Texas is bug heaven.
With 100,000 types of insects known to exist in the United States, one-third can be found in the Lone Star State. According to the Texas Parks and Wildlife Department, “Texas has more different kinds of insects than any other state.”
With our long, hot summers and 40 or so inches of average rainfall a year, your lawn is the perfect target for certain pests, and even the smallest bugs can be hard to eliminate. Here are some of the worst pests in the Metroplex, and how to get rid of them.
If you live in Dallas, odds are you have swatted a mosquito. Texas A&M estimates there are 85 varieties found in the state, but they’re not all in your backyard. It just seems that way around dawn and dusk, when they’re most active.
The DFW area routinely is at or near the top of the United States’ worst cities for mosquitoes.
There are some measures you can take in your yard to prevent mosquitoes from breeding — namely, emptying any standing water. If you have a pond or other water feature in your yard, use mosquito dunks to kill the larvae before they hatch into blood-sucking adults. You can also add an aeration pump or agitator to keep the water moving. Mosquitoes only lay their eggs in still water.
Next to the mosquito, the fire ant is the most loathed pest in Texas. These little suckers will swarm out of their dirt piles and onto you within seconds — and you won’t know until they start biting. Those ant bites are nasty, and the pain and itching last for days.
They like to dig their nests in the grass, often where the grass meets the driveway or some edging. The quickest way to get rid of these critters, say, if you have people coming over to grill in an hour, is to pour boiling water on the ant pile. This is also ecologically friendly, but it’s not permanent. The fire ants will dig up another mound a few feet away, but the boiling water is a quick fix.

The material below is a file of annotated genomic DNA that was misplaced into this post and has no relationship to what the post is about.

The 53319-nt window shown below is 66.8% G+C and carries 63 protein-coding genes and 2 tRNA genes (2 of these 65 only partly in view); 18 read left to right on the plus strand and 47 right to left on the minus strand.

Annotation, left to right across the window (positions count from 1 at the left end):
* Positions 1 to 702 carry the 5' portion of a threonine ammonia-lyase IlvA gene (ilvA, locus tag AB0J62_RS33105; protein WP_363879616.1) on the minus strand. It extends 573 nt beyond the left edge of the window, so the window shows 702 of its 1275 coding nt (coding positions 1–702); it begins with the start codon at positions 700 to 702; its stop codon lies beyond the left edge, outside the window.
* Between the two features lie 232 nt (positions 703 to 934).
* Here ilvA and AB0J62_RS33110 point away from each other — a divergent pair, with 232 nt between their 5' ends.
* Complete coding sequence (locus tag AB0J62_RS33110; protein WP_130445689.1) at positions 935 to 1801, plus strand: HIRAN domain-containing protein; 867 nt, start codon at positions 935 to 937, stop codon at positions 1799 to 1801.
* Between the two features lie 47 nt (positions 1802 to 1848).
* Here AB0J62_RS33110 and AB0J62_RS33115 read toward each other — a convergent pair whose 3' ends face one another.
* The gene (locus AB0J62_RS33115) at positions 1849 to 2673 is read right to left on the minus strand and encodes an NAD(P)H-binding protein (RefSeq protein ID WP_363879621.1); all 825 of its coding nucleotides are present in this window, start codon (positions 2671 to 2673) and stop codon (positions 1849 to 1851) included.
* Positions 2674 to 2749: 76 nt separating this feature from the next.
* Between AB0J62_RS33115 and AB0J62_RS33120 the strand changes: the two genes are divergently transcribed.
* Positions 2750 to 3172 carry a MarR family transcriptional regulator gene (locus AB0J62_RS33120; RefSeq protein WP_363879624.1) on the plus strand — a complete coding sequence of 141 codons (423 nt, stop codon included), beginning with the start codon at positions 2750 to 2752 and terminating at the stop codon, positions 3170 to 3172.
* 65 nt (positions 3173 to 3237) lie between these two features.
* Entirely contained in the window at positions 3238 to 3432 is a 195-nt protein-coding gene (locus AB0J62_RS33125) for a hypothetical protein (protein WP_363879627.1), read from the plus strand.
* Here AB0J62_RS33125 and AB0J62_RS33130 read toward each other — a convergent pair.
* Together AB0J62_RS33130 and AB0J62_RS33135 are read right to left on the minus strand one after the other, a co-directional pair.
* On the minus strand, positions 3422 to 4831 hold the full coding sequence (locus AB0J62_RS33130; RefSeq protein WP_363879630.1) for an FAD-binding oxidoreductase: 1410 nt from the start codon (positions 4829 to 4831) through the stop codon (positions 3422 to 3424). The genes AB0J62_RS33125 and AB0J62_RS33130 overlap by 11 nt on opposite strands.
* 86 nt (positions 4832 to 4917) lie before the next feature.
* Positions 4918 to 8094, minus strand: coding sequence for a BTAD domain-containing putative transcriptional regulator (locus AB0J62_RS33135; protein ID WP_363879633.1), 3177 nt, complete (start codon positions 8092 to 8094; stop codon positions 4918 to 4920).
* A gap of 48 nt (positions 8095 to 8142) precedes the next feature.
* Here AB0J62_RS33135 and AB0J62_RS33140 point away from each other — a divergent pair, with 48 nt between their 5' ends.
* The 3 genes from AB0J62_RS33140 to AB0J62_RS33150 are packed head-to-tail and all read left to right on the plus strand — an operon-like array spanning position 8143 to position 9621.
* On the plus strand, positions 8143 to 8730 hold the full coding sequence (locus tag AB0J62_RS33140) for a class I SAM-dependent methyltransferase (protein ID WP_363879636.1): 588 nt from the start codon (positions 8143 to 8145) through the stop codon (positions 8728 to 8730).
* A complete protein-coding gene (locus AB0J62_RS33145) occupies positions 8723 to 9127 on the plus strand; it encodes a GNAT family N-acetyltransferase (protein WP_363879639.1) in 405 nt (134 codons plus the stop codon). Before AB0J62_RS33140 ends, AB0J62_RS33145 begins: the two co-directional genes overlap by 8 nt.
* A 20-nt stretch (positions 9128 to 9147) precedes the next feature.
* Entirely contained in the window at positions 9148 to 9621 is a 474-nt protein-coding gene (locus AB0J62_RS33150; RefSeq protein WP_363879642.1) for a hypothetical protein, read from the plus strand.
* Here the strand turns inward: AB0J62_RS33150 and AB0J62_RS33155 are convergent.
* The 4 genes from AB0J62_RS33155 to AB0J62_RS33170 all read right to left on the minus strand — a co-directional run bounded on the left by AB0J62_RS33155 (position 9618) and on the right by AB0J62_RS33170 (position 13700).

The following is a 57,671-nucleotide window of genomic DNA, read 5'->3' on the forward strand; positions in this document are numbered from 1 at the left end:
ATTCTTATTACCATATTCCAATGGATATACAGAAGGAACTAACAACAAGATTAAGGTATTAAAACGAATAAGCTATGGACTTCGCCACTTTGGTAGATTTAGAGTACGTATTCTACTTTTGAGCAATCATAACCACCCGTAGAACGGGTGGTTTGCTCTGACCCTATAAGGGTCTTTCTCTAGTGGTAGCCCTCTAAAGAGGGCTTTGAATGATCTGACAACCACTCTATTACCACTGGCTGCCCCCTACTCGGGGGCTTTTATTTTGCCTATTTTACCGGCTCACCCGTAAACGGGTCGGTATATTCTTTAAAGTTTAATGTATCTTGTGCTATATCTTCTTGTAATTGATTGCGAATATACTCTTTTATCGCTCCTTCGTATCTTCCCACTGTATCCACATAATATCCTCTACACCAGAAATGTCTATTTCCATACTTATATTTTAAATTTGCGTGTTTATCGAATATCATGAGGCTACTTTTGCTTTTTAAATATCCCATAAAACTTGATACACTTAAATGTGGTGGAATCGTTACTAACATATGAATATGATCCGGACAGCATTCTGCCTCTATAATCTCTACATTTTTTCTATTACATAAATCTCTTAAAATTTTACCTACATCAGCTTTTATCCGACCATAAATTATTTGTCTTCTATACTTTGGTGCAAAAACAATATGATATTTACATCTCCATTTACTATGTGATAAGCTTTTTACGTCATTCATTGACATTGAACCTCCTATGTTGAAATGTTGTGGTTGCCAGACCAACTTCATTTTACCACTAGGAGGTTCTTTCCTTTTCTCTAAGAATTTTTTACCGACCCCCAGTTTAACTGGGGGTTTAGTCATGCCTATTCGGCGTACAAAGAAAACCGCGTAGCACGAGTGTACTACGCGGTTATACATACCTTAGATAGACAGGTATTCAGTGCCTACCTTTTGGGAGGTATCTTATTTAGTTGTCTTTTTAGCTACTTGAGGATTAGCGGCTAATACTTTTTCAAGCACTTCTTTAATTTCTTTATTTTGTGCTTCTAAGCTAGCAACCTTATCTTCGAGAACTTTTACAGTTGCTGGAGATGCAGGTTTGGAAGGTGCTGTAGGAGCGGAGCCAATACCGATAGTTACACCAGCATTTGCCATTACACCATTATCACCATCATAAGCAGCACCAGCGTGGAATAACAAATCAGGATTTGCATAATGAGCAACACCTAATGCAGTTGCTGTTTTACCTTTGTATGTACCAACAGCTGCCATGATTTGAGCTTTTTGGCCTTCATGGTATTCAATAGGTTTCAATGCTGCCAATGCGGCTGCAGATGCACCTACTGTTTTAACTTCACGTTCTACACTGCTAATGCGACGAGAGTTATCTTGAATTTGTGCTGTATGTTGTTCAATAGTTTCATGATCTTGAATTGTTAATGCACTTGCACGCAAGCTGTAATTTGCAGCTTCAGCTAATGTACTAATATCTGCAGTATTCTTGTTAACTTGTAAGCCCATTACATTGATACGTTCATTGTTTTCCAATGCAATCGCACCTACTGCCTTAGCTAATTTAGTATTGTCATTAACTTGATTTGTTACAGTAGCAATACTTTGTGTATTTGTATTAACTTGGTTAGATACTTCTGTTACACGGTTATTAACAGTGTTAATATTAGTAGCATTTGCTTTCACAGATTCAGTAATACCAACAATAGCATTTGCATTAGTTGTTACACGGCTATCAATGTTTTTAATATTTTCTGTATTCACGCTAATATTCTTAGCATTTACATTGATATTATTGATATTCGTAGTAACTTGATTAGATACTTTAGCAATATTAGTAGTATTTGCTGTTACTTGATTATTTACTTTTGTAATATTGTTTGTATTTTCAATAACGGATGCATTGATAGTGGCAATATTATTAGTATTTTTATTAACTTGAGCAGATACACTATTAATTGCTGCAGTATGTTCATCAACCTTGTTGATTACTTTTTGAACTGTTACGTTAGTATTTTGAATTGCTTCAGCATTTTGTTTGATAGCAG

A slower, but more permanent solution is fire ant killer. The bait granule attracts worker ants that take into the mound, killing the queen. There’s also poison dust that kills any ant that touches or eats it.
These are among the grossest pests. If you’ve turned over a bit of your lawn and come across a creature that looks like something out of the movie “Alien,” that’s a grub. They’re the larvae of the June bug and common enough that everybody has a least a few. But they become a problem when you see some parts of your yard turning brown for no apparent reason. Grubbs destroy the roots, so patches of grass will lift. When you find lots of them, it’s time to act. You’ll find grub-specific insecticide at your local garden store.
St. Augustinegrass is one of the most popular varieties of grass in North Texas, and chinch bugs love it. If parts of your lawn look like they are drying out, but are still attached to the ground, try the can test. Cut out both ends of a coffee can, and push it into the ground in the damaged area. Fill it with water. If you have chinch bugs, they will float up within minutes. These critters are about the length of a pinky nail and are black and gray. If you have chinch bugs, ask your local nursery or garden store for the insecticide that specifically treats this problem.
These are the worst pest in the DFW area but keep an eye (and the bug spray) out. North Texas is home to thousands of bugs that bug us.
Are you looking for more ways to improve your lawn and landscape? Check out our Dallas, TX lawn care page for the latest lawn maintenance tips and tricks, as well as professional help.